Spartan, gently erotic watercolors and pen and ink works. These drawings
were collected over a period of roughly 10 years from bulletin boards
around the world, edited slightly to make them a consistent size, then
assembled into a QuickTime movie using some publicly-distributed
These utilities are conveniently collected in a Disketeria set,
Dimick's Double Dozen (28 programs, actually), for sale at
General Meetings or through the Pi office. The Nagel movie is available on
the TCS, the Pi's computer bulletin board, in Area 35, file 185.
Sound of Music
Turning from video to sound, several short music pieces were played.
Thanks to the QuickTime Musical Instruments extension included with
QuickTime 2.0, you can now take a Standard MIDI File (these files are
often found on bulletin boards with .smf suffixed to the name) created on
any computer, suck it up into Apple's MoviePlayer, and create "MIDI
movies." Or you can do what I did, and use ConcertWare
Pro (formerly sold by Great Wave, now marketed by Jump! software),
along with no musical talent whatsoever, to create your own Standard MIDI
The sound library, licensed by Apple from Roland, is nice, but the key
draw is the small size of the files: Gioacchino Antonio Rossini's
William Tell Overture takes up just 33K as a QuickTime MIDI
movie, but plays for 3 minutes, 26 seconds (available on the TCS in Area
35, file 795). Scott Joplin's The Entertainer (made famous by
the Newman and Redford hit movie The Sting) is just 11K,
but plays for 2 minutes, 5 seconds. George Gershwin's Rhapsody In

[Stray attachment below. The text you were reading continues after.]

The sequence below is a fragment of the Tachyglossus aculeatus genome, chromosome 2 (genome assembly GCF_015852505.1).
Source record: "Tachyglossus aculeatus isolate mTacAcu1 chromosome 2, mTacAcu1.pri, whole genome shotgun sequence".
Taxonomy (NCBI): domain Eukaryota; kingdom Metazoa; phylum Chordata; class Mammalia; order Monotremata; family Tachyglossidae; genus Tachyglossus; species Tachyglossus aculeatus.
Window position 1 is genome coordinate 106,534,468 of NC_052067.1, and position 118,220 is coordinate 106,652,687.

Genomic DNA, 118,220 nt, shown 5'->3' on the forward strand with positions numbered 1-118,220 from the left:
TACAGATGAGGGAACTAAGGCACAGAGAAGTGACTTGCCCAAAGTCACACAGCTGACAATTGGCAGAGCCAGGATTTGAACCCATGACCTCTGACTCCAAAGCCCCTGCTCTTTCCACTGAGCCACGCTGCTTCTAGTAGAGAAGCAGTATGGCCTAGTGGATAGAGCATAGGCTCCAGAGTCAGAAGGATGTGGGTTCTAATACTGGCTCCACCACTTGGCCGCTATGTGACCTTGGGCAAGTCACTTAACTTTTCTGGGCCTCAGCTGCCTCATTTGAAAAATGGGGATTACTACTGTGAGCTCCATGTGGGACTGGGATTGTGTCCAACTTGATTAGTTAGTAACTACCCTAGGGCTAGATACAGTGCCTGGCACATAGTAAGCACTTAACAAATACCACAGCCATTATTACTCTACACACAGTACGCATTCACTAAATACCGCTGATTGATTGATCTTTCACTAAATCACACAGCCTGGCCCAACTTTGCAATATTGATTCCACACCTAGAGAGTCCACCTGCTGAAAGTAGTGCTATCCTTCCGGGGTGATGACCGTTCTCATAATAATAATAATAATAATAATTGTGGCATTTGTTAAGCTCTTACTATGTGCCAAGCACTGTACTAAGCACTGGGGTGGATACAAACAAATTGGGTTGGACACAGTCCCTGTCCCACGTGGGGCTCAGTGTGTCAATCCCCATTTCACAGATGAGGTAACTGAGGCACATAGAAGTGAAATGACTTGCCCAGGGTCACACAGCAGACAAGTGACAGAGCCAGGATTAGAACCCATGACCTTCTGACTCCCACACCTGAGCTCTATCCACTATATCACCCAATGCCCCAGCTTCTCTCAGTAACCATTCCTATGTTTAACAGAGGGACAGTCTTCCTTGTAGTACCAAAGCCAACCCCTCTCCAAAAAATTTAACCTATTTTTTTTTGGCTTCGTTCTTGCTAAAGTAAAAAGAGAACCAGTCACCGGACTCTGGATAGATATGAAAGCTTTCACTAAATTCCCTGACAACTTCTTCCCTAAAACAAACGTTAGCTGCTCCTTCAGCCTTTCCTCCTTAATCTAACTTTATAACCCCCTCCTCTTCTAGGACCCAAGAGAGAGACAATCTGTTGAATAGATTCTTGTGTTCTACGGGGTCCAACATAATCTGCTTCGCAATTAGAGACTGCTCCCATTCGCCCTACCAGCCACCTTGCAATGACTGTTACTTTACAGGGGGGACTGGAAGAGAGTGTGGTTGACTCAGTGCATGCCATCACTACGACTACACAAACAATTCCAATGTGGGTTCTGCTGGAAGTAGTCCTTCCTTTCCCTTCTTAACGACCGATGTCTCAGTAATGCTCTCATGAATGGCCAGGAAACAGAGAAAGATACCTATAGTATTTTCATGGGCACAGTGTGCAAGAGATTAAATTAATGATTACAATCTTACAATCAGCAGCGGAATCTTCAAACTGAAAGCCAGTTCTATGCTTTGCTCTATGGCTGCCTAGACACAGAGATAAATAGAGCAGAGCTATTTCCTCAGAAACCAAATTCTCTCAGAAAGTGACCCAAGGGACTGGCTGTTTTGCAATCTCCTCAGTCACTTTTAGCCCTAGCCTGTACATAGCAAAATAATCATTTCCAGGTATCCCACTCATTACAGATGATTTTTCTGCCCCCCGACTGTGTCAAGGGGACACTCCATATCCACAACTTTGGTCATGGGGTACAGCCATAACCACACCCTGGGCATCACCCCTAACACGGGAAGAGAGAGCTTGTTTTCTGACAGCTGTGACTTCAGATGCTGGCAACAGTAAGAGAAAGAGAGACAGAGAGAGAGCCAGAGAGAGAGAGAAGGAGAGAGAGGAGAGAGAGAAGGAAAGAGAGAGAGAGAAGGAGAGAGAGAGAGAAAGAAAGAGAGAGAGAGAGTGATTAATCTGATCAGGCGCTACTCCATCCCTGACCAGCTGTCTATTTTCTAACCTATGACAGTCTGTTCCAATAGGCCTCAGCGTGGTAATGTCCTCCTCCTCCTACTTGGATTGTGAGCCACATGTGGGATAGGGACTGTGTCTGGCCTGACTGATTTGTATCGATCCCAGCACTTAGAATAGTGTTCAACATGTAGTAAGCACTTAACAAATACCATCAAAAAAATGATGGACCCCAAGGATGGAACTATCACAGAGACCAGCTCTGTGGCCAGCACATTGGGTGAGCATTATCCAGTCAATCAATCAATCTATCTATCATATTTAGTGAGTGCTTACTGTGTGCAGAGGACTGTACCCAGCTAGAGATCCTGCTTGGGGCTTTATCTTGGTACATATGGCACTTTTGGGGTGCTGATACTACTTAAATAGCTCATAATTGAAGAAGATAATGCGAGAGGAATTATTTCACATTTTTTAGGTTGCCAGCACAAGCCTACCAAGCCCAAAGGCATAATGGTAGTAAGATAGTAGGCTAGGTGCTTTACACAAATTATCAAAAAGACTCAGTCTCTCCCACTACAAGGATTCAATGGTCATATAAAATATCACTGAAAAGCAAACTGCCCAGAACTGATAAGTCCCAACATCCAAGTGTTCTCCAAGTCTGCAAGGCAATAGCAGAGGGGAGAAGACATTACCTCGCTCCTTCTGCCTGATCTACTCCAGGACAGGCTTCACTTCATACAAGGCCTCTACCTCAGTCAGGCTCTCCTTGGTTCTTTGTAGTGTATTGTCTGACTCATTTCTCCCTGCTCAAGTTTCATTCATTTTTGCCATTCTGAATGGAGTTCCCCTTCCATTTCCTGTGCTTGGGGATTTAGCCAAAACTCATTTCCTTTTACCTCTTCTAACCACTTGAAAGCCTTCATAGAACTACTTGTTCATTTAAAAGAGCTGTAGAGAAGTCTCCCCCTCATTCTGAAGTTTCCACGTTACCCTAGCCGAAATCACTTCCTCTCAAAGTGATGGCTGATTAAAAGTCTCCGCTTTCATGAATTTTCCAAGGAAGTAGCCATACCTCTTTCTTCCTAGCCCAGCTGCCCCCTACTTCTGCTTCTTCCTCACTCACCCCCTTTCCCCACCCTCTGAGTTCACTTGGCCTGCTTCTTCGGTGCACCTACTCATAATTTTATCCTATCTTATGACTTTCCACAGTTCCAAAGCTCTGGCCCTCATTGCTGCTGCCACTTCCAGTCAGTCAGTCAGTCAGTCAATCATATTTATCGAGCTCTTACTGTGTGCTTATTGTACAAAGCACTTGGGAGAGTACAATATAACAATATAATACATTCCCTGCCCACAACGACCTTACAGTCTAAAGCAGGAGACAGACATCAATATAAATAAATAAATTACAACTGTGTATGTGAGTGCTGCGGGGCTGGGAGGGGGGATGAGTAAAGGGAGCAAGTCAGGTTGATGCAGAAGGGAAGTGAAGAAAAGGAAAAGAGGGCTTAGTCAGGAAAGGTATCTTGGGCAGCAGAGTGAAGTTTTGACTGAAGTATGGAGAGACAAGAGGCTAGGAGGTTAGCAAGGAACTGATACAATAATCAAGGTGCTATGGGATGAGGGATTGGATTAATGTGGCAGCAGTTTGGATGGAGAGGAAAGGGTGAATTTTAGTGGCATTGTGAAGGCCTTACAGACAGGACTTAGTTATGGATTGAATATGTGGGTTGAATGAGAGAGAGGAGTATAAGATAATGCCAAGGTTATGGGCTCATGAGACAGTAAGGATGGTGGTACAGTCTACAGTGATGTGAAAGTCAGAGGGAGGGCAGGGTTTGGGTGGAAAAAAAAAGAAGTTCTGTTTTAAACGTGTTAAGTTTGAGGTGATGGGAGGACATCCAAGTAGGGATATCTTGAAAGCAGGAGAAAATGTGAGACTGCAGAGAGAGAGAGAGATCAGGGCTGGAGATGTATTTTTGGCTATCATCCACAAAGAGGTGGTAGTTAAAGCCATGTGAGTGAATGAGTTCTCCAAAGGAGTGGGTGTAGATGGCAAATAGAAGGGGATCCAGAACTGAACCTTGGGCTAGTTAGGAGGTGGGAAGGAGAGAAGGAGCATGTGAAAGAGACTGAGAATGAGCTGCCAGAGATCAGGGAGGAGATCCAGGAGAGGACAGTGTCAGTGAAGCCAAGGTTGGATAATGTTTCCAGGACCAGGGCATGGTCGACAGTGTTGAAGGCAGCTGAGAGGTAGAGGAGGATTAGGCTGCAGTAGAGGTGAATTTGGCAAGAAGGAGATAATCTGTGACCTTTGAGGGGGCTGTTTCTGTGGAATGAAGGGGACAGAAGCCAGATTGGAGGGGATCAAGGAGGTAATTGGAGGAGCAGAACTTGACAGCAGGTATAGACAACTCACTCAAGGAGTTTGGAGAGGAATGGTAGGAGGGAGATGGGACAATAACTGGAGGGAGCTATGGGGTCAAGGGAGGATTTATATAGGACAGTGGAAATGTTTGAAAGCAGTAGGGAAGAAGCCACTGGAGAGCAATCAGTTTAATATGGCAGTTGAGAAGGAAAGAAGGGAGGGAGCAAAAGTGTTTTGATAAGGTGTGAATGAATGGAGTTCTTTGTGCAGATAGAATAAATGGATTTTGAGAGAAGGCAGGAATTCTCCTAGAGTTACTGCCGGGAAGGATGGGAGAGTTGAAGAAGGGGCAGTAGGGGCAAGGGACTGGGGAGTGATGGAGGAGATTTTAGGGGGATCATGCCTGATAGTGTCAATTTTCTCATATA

Blue is 71K, but plays for an astonishing 16 minutes, 39
Pi member Craig Shoemaker is not as enamored of the QuickTime MIDI
capabilities. The instrument library has a limited number of instruments,
and many of the sounds, such as French horns, are pathetic (to be
generous). He wanted to turn some of his own original compositions into
QuickTime clips, and constantly ran into hardware limitations (his 1987
vintage Mac II cannot play as many voices simultaneously as an AV Mac or a
Power Mac) or, more often, software limitations. QuickTime 2.0, when
converting a Standard MIDI File, frequently ignores entire voices, leaving
silent spots in the clip, or converts a series of notes to an
approximation of an equivalent-sounding instrument, usually with poor
So Craig tried another way: he recorded his own performances on audio,
and inserted the audio into a QuickTime clip. The resulting files are
huge: one clip played at the meeting lasts 10 minutes, but consumes 12
megabytes of disk space.
On the other hand, it does offer some unique possibilities. Craig
created a tribute to Bolo, the multi-user tank game,
featuring his own original music illustrated with screen animations taken
directly from the game. It gives a whole new meaning to the term
"orchestrating a battle."
Labors of Love